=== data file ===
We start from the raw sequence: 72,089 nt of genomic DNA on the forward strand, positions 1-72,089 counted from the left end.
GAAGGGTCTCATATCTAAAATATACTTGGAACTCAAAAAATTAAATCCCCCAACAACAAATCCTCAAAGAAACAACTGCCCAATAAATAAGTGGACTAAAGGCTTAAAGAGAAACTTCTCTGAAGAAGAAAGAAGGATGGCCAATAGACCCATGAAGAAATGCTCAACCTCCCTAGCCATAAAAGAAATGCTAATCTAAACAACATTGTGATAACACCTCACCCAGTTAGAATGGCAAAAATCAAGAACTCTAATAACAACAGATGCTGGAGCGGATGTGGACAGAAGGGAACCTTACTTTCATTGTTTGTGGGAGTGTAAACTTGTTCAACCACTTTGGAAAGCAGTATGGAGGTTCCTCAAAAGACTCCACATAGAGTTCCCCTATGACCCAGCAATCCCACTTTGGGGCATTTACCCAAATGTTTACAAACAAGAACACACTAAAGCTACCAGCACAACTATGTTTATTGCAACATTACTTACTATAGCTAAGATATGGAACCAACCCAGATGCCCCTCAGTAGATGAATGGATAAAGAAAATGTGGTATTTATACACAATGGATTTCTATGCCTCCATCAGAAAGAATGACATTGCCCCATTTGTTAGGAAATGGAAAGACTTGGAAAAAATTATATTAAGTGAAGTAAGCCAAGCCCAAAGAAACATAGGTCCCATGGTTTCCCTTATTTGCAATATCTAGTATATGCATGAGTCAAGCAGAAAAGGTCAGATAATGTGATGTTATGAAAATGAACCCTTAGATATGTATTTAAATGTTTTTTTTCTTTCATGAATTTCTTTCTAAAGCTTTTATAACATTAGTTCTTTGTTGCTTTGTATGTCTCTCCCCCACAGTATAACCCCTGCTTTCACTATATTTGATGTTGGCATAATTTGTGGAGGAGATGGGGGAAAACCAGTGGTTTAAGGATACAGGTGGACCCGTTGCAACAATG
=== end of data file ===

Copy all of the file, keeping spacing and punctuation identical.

We start from the raw sequence: 72,089 nt of genomic DNA on the forward strand, positions 1-72,089 counted from the left end.
GAAGGGTCTCATATCTAAAATATACTTGGAACTCAAAAAATTAAATCCCCCAACAACAAATCCTCAAAGAAACAACTGCCCAATAAATAAGTGGACTAAAGGCTTAAAGAGAAACTTCTCTGAAGAAGAAAGAAGGATGGCCAATAGACCCATGAAGAAATGCTCAACCTCCCTAGCCATAAAAGAAATGCTAATCTAAACAACATTGTGATAACACCTCACCCAGTTAGAATGGCAAAAATCAAGAACTCTAATAACAACAGATGCTGGAGCGGATGTGGACAGAAGGGAACCTTACTTTCATTGTTTGTGGGAGTGTAAACTTGTTCAACCACTTTGGAAAGCAGTATGGAGGTTCCTCAAAAGACTCCACATAGAGTTCCCCTATGACCCAGCAATCCCACTTTGGGGCATTTACCCAAATGTTTACAAACAAGAACACACTAAAGCTACCAGCACAACTATGTTTATTGCAACATTACTTACTATAGCTAAGATATGGAACCAACCCAGATGCCCCTCAGTAGATGAATGGATAAAGAAAATGTGGTATTTATACACAATGGATTTCTATGCCTCCATCAGAAAGAATGACATTGCCCCATTTGTTAGGAAATGGAAAGACTTGGAAAAAATTATATTAAGTGAAGTAAGCCAAGCCCAAAGAAACATAGGTCCCATGGTTTCCCTTATTTGCAATATCTAGTATATGCATGAGTCAAGCAGAAAAGGTCAGATAATGTGATGTTATGAAAATGAACCCTTAGATATGTATTTAAATGTTTTTTTTCTTTCATGAATTTCTTTCTAAAGCTTTTATAACATTAGTTCTTTGTTGCTTTGTATGTCTCTCCCCCACAGTATAACCCCTGCTTTCACTATATTTGATGTTGGCATAATTTGTGGAGGAGATGGGGGAAAACCAGTGGTTTAAGGATACAGGTGGACCCGTTGCAACAATG